Sunday, 3 February 2013

Don't Judge a Book by its Cover: Aesthetics in Publishing

Faber's 50th Anniversary edition of the Plath classic (source)
There has been some controversy recently concerning the new cover for Sylvia Plath's The Bell Jar (pictured above) which many have derided as attempting to fit the book in with the 'Chick-Lit' genre. The counter-argument is that if a new image encourages new readers to pick up the book, then surely that's a good thing? I have to say I don't really agree with either side, since I think this cover hints at something more serious than 'Chick-Lit': the woman's expression is indefinable, while the mirror image suggests a pre-occupation with appearances and perhaps subsequently the pressures on women. In short, if I knew nothing about the story, I would not assume that this was a light read.

As a fashion blogger, I am of course interested in the appearance of all things and that includes book covers. While I'm willing to overlook a badly-designed cover in favour of what I've been told is a good book, it's the front of a novel which encourages me to indulge in an impulse buy. Some of the best books I've read of late have been picked up purely because their covers matched something my subconscious seemed to be searching for. I noticed You Deserve Nothing the other day in the library because I liked the font and the girl's outfit. After a brief scan of the short blurb confirmed it was the kind of thing I was interested in, I dove straight in, and loved every second. It was like the book had been written purely for me. I felt like I'd had every thought which occurred to the three protagonists. Not bad for something picked up on impulse right?

Alexander Maksik's debut (source)

What I'm trying to say is that the appearance of a book is important to me, so I definitely do judge them by their covers. Is it partially because I want it to look good on my shelf or in my hands on the Underground? Of course. But it's also to do with capturing my attention. The thing about You Deserve Nothing is that its cover could never hope to convey everything I found inside, but it still drew me in long enough to glance at the description and I was instantly hooked. Perhaps that's what Faber are aiming for with their new The Bell Jar cover; it's both intriguing and aesthetically pleasing. New readers might be captured long enough to check the blurb or read the first page, which is all it takes to get you into a really good book.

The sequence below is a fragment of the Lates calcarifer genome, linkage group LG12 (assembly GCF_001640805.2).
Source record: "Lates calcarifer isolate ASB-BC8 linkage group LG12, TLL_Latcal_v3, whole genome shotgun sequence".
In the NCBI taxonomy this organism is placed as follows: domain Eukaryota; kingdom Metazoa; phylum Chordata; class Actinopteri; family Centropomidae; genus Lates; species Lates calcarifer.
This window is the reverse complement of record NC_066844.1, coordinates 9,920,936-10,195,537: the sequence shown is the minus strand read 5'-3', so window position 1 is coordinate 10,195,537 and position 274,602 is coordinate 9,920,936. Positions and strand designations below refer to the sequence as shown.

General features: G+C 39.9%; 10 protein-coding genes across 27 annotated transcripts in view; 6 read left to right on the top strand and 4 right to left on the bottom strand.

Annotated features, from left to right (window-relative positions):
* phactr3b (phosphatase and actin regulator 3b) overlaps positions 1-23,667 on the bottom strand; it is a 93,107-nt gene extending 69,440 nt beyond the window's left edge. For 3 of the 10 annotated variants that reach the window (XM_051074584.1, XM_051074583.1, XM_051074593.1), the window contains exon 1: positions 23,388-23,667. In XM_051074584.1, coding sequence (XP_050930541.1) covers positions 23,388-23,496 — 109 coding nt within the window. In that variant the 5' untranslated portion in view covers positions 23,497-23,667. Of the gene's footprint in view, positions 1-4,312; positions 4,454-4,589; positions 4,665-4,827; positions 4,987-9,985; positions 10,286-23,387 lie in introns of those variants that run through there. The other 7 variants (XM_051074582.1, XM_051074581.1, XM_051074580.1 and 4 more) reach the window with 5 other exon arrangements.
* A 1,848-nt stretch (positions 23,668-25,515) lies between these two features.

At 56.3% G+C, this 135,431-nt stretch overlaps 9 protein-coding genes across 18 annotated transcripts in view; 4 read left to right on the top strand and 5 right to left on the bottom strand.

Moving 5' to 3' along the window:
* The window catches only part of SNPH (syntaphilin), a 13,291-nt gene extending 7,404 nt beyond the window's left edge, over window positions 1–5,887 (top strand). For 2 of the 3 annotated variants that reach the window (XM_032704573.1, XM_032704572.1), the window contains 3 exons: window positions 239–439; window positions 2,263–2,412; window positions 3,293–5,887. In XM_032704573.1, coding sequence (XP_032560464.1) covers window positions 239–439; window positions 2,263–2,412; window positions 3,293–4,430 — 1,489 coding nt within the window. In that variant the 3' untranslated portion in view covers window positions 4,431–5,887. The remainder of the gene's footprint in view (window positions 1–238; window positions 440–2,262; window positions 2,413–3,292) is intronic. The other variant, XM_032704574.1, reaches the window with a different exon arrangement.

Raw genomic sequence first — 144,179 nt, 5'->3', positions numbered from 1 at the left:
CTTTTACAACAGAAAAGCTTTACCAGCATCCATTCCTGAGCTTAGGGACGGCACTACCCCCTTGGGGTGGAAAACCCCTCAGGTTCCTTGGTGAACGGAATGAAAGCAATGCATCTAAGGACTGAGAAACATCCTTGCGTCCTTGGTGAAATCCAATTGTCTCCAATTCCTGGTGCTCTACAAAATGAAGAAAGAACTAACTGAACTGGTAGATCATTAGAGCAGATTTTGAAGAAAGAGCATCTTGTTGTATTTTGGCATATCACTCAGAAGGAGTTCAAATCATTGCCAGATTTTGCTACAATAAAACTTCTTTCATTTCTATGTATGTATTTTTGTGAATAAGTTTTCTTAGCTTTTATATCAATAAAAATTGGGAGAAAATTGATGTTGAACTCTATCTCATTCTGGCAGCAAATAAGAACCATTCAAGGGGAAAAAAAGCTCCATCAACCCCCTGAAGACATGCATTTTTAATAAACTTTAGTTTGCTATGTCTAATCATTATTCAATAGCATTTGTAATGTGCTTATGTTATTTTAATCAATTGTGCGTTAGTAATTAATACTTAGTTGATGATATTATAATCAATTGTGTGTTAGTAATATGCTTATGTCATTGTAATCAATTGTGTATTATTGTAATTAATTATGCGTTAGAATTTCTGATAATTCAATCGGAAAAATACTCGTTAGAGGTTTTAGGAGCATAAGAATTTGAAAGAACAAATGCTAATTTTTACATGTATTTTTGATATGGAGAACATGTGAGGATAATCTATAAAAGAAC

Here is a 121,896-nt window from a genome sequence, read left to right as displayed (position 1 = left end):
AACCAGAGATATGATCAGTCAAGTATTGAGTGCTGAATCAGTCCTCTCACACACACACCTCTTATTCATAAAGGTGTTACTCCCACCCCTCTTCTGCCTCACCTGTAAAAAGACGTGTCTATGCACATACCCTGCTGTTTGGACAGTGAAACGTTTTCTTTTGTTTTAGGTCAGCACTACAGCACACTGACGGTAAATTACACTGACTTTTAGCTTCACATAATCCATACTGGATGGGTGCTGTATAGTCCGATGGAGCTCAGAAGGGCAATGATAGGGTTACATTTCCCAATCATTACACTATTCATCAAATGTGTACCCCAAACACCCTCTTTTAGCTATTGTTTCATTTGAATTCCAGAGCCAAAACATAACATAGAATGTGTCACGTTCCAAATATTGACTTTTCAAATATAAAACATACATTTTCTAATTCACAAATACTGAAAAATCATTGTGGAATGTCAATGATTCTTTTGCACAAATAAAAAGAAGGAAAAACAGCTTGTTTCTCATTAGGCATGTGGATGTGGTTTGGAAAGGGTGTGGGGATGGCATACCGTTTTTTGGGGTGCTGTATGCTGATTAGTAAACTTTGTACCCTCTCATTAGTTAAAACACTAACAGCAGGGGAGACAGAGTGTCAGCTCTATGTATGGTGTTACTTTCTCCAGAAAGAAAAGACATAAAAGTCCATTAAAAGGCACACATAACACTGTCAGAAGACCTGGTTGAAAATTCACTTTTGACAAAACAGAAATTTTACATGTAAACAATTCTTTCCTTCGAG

How do you choose your books? Is the cover important to you?


Anonymous said...

Hi Alys, this is Lottie from Lit etc here, just wanted to say I really like your blog!

I've been wondering about this after hearing about the controversy over the new book cover (and after seeing it in a bookshop today).

I admit I do judge a book by it's cover - it's so easy to have first impressions about anything - although personally I think the design of a book is quite important. The previous designs of The Bell Jar appear to have been more striking and abstract in design than the 50th Anniversary Edition is. I'm not sure if the cover hints at 'chick lit' as you say, although I can see why the big stores would rather sell this design as it may attract a wider audience. However I don't think that this should be the main purpose of the cover, rather it should be interesting and original.

Devon - InformedStyle said...

Hmmm. I've thought about the new cover for a while, but have returned to my initial impression: do not like.

Perhaps they were going for a vintage/retro inspired look? À la Mad Men? But to me, it seems a bit too Jackie Collins-esque to make me want to pick it up (let alone buy it).

I always judge books by their covers. Books and wine. If I like the cover/label, I'll pick it up and check it out. If not, I keep on walking. My favourites are those lovely French novels with identical covers - featuring just the cream paper, a simple border, and the text of the title and author. Those intrigue me, so I'm almost always certain to give them a chance.


Tala said...

that bell jar cover is fantastic!